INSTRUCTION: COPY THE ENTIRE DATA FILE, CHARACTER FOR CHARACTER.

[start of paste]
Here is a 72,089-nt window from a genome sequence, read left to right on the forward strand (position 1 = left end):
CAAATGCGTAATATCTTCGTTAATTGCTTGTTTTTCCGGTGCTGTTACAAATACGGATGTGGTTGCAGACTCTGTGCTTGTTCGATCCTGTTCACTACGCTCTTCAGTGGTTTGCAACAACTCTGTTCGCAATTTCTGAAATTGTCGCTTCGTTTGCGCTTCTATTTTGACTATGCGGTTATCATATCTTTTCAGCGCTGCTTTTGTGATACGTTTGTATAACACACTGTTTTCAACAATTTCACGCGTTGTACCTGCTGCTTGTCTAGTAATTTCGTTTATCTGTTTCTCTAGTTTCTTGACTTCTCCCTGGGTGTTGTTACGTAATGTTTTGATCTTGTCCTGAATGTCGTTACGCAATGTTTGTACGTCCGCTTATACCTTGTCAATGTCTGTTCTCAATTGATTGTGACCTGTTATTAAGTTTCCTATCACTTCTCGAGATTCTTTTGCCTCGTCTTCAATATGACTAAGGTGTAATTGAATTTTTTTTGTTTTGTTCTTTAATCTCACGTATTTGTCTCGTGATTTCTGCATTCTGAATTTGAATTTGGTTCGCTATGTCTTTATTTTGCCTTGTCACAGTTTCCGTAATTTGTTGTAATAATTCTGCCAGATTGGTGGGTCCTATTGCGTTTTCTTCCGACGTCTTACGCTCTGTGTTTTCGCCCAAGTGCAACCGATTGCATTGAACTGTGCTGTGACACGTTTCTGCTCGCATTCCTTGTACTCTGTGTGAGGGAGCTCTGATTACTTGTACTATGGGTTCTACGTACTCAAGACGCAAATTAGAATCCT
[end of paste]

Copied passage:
Here is a 72,089-nt window from a genome sequence, read left to right on the forward strand (position 1 = left end):
CAAATGCGTAATATCTTCGTTAATTGCTTGTTTTTCCGGTGCTGTTACAAATACGGATGTGGTTGCAGACTCTGTGCTTGTTCGATCCTGTTCACTACGCTCTTCAGTGGTTTGCAACAACTCTGTTCGCAATTTCTGAAATTGTCGCTTCGTTTGCGCTTCTATTTTGACTATGCGGTTATCATATCTTTTCAGCGCTGCTTTTGTGATACGTTTGTATAACACACTGTTTTCAACAATTTCACGCGTTGTACCTGCTGCTTGTCTAGTAATTTCGTTTATCTGTTTCTCTAGTTTCTTGACTTCTCCCTGGGTGTTGTTACGTAATGTTTTGATCTTGTCCTGAATGTCGTTACGCAATGTTTGTACGTCCGCTTATACCTTGTCAATGTCTGTTCTCAATTGATTGTGACCTGTTATTAAGTTTCCTATCACTTCTCGAGATTCTTTTGCCTCGTCTTCAATATGACTAAGGTGTAATTGAATTTTTTTTGTTTTGTTCTTTAATCTCACGTATTTGTCTCGTGATTTCTGCATTCTGAATTTGAATTTGGTTCGCTATGTCTTTATTTTGCCTTGTCACAGTTTCCGTAATTTGTTGTAATAATTCTGCCAGATTGGTGGGTCCTATTGCGTTTTCTTCCGACGTCTTACGCTCTGTGTTTTCGCCCAAGTGCAACCGATTGCATTGAACTGTGCTGTGACACGTTTCTGCTCGCATTCCTTGTACTCTGTGTGAGGGAGCTCTGATTACTTGTACTATGGGTTCTACGTACTCAAGACGCAAATTAGAATCCT